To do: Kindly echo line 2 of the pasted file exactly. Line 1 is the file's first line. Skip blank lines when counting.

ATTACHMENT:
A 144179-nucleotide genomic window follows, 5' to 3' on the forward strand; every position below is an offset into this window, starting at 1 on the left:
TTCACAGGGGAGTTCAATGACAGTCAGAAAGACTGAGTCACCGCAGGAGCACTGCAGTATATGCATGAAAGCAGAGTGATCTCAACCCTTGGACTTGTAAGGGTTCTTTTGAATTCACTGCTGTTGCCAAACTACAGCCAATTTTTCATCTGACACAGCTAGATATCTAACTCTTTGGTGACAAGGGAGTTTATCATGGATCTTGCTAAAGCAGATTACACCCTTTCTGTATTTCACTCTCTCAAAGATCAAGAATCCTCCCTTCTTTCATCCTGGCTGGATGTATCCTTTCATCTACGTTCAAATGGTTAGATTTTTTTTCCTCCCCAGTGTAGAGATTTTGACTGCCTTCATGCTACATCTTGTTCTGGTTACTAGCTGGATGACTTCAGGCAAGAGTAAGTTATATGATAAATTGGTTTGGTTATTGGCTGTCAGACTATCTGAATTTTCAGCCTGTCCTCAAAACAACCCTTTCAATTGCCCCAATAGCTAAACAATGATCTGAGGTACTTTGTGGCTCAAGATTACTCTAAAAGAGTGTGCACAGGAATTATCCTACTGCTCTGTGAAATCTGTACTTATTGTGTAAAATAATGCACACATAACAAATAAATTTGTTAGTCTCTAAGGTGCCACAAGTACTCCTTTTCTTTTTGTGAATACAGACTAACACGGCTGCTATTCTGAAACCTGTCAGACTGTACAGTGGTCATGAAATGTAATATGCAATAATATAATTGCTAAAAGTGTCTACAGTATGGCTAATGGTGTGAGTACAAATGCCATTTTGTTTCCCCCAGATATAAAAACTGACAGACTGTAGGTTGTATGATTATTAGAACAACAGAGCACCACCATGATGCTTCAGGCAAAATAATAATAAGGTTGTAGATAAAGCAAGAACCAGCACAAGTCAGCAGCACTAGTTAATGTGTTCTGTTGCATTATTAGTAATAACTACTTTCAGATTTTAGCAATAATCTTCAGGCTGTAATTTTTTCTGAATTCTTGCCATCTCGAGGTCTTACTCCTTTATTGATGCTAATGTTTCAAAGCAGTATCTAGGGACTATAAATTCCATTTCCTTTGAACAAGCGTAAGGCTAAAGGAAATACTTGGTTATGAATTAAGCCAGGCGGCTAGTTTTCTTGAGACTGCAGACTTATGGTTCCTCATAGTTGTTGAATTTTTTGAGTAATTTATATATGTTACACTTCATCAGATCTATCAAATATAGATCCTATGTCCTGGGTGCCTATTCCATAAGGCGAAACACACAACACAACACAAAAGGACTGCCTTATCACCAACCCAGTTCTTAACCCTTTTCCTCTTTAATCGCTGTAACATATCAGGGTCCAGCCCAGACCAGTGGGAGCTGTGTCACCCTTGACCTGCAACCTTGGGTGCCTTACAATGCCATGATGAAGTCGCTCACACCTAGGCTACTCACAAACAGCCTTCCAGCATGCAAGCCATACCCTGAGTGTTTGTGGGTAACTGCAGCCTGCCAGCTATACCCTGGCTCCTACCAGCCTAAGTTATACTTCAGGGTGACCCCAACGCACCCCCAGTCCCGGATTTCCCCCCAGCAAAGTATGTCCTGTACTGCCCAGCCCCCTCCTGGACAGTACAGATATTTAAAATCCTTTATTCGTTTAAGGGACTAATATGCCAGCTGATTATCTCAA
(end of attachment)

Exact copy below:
TTCACAGGGGAGTTCAATGACAGTCAGAAAGACTGAGTCACCGCAGGAGCACTGCAGTATATGCATGAAAGCAGAGTGATCTCAACCCTTGGACTTGTAAGGGTTCTTTTGAATTCACTGCTGTTGCCAAACTACAGCCAATTTTTCATCTGACACAGCTAGATATCTAACTCTTTGGTGACAAGGGAGTTTATCATGGATCTTGCTAAAGCAGATTACACCCTTTCTGTATTTCACTCTCTCAAAGATCAAGAATCCTCCCTTCTTTCATCCTGGCTGGATGTATCCTTTCATCTACGTTCAAATGGTTAGATTTTTTTTCCTCCCCAGTGTAGAGATTTTGACTGCCTTCATGCTACATCTTGTTCTGGTTACTAGCTGGATGACTTCAGGCAAGAGTAAGTTATATGATAAATTGGTTTGGTTATTGGCTGTCAGACTATCTGAATTTTCAGCCTGTCCTCAAAACAACCCTTTCAATTGCCCCAATAGCTAAACAATGATCTGAGGTACTTTGTGGCTCAAGATTACTCTAAAAGAGTGTGCACAGGAATTATCCTACTGCTCTGTGAAATCTGTACTTATTGTGTAAAATAATGCACACATAACAAATAAATTTGTTAGTCTCTAAGGTGCCACAAGTACTCCTTTTCTTTTTGTGAATACAGACTAACACGGCTGCTATTCTGAAACCTGTCAGACTGTACAGTGGTCATGAAATGTAATATGCAATAATATAATTGCTAAAAGTGTCTACAGTATGGCTAATGGTGTGAGTACAAATGCCATTTTGTTTCCCCCAGATATAAAAACTGACAGACTGTAGGTTGTATGATTATTAGAACAACAGAGCACCACCATGATGCTTCAGGCAAAATAATAATAAGGTTGTAGATAAAGCAAGAACCAGCACAAGTCAGCAGCACTAGTTAATGTGTTCTGTTGCATTATTAGTAATAACTACTTTCAGATTTTAGCAATAATCTTCAGGCTGTAATTTTTTCTGAATTCTTGCCATCTCGAGGTCTTACTCCTTTATTGATGCTAATGTTTCAAAGCAGTATCTAGGGACTATAAATTCCATTTCCTTTGAACAAGCGTAAGGCTAAAGGAAATACTTGGTTATGAATTAAGCCAGGCGGCTAGTTTTCTTGAGACTGCAGACTTATGGTTCCTCATAGTTGTTGAATTTTTTGAGTAATTTATATATGTTACACTTCATCAGATCTATCAAATATAGATCCTATGTCCTGGGTGCCTATTCCATAAGGCGAAACACACAACACAACACAAAAGGACTGCCTTATCACCAACCCAGTTCTTAACCCTTTTCCTCTTTAATCGCTGTAACATATCAGGGTCCAGCCCAGACCAGTGGGAGCTGTGTCACCCTTGACCTGCAACCTTGGGTGCCTTACAATGCCATGATGAAGTCGCTCACACCTAGGCTACTCACAAACAGCCTTCCAGCATGCAAGCCATACCCTGAGTGTTTGTGGGTAACTGCAGCCTGCCAGCTATACCCTGGCTCCTACCAGCCTAAGTTATACTTCAGGGTGACCCCAACGCACCCCCAGTCCCGGATTTCCCCCCAGCAAAGTATGTCCTGTACTGCCCAGCCCCCTCCTGGACAGTACAGATATTTAAAATCCTTTATTCGTTTAAGGGACTAATATGCCAGCTGATTATCTCAA